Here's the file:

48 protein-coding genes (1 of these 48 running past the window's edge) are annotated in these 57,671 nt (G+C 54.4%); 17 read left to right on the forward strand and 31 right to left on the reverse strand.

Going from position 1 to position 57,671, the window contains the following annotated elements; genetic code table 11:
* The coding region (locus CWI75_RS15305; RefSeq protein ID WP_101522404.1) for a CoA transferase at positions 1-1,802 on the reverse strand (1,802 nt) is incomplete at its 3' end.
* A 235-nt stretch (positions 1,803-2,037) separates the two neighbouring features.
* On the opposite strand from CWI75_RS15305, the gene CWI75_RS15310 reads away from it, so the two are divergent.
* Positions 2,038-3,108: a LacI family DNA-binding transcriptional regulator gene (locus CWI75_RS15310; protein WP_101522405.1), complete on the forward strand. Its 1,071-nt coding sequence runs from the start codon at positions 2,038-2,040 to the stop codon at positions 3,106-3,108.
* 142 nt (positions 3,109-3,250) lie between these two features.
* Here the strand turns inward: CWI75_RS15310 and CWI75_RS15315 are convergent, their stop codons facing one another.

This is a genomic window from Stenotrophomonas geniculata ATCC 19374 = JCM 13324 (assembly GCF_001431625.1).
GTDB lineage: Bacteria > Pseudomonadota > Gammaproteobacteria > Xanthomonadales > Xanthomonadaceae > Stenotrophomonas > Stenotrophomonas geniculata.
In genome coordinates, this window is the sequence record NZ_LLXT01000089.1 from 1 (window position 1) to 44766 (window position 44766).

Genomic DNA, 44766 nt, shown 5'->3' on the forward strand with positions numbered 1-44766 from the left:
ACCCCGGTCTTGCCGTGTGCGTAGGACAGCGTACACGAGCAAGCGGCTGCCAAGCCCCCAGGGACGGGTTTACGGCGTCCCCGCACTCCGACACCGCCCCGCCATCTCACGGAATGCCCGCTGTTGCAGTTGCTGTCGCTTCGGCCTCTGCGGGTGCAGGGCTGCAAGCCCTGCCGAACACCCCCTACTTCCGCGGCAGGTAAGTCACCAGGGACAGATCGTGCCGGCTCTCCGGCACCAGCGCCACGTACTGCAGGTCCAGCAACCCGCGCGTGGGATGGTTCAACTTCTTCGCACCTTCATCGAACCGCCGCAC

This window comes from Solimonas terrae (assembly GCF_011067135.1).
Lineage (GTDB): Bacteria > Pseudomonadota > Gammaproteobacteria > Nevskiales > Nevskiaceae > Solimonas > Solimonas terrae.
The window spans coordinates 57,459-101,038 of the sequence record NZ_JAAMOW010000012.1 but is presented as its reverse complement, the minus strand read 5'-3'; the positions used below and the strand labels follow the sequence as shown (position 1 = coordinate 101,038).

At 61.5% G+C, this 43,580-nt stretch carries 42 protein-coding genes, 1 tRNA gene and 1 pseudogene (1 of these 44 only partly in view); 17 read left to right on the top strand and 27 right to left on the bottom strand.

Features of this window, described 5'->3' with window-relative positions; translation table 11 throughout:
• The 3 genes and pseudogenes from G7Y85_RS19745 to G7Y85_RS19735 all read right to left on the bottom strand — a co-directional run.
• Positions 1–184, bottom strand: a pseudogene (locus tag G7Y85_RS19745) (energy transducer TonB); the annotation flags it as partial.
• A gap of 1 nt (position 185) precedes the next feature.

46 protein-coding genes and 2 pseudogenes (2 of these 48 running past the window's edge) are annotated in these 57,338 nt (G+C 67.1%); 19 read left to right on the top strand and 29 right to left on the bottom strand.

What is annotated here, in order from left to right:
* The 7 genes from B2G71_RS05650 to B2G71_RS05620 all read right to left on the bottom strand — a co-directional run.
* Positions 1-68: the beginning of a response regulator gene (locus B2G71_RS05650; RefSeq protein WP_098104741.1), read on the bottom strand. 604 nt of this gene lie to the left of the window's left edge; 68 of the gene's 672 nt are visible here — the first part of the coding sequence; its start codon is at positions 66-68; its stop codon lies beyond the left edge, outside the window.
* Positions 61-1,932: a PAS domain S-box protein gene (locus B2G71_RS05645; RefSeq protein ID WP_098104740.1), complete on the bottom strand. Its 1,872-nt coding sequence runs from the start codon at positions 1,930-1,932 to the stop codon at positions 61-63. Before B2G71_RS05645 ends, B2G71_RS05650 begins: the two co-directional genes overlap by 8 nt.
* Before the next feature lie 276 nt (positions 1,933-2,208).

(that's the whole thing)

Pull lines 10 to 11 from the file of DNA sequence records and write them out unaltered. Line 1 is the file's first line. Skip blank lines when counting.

GTDB lineage: Bacteria > Pseudomonadota > Gammaproteobacteria > Xanthomonadales > Xanthomonadaceae > Stenotrophomonas > Stenotrophomonas geniculata.
In genome coordinates, this window is the sequence record NZ_LLXT01000089.1 from 1 (window position 1) to 44766 (window position 44766).